Interleukin-1 targeting drugs in familial Mediterranean fever: a case series and a review of the literature.

Division of Paediatric Rheumatology, CEREMAI, Hôpital de Bicêtre, University of Paris Sud, Le Kremlin Bicêtre Cedex, France.
Seminars in arthritis and rheumatism (Impact Factor: 4.72). 10/2011; 41(2):265-71. DOI: 10.1016/j.semarthrit.2010.11.003
Source: PubMed

ABSTRACT Familial Mediterranean fever (FMF) is an autosomal-recessive autoinflammatory disorder common in Mediterranean populations. FMF is associated with mutations of the MEFV gene, which encodes pyrin. Functional studies suggest that pyrin is implicated in the maturation and secretion of IL-1. The IL-1 receptor antagonist or anti-IL1 monoclonal antibody may therefore represent a new approach to treat FMF. The aim of this report was to evaluate and discuss treatment of FMF with interleukin-1 targeting drugs.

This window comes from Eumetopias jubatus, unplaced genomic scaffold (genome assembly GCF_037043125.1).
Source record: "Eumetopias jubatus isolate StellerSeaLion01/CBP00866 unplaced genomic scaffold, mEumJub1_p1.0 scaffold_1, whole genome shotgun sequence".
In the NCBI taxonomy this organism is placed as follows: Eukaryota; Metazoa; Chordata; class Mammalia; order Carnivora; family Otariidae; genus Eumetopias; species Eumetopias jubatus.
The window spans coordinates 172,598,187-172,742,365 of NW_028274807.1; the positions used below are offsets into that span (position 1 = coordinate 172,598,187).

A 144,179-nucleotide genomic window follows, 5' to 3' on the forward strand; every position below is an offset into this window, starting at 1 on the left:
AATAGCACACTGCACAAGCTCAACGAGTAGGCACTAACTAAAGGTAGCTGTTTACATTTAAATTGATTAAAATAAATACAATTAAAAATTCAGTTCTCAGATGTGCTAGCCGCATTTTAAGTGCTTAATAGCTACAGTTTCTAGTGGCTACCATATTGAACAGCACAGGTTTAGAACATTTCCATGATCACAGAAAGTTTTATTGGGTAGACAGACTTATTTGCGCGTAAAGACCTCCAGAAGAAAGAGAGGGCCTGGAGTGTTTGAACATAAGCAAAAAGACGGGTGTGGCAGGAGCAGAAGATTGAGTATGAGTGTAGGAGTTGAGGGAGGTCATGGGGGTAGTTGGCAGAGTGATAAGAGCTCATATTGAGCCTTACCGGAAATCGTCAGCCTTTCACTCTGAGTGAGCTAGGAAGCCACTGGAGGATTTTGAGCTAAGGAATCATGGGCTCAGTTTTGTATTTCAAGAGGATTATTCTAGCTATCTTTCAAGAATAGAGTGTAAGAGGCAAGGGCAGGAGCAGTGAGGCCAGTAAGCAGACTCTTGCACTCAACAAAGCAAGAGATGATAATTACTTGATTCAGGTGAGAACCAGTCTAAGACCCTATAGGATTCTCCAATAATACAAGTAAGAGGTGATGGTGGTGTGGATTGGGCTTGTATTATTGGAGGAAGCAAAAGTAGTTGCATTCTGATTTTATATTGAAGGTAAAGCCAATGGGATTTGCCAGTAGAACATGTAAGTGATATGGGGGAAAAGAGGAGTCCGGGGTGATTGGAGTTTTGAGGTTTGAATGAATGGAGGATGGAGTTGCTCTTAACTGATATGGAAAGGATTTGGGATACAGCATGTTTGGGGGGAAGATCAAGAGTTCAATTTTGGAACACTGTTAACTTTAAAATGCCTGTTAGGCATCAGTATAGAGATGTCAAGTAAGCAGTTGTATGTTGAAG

Electronic mailing lists of French pediatric and adult rheumatologist associations were used to call for FMF patients treated with interleukin-1 antagonists. A search for published FMF patients treated with interleukin-1 targeting drugs was performed by screening PubMed.
Here, we report 7 cases of FMF patients treated with anakinra and/or canakinumab and discuss the clinical situations that may indicate the use of IL-1 blocking agents in FMF. The use of interleukin-1 targeting drugs was beneficial to all patients. The reasons for using interleukin-1 targeting drugs in FMF patients were as follows: (1) incomplete control of disease activity despite colchicine treatment; (2) high serum amyloid A levels despite colchicine treatment; (3) impossibility to use colchicine treatment because of severe side effects; (4) FMF in association with vasculitis.
Interleukin-1 targeting drugs may be good candidates when looking for an alternative or supplementary treatment to colchicine. These observations highlight the need for controlled trials to further evaluate the safety and efficacy of interleukin-1 antagonists in FMF patients.

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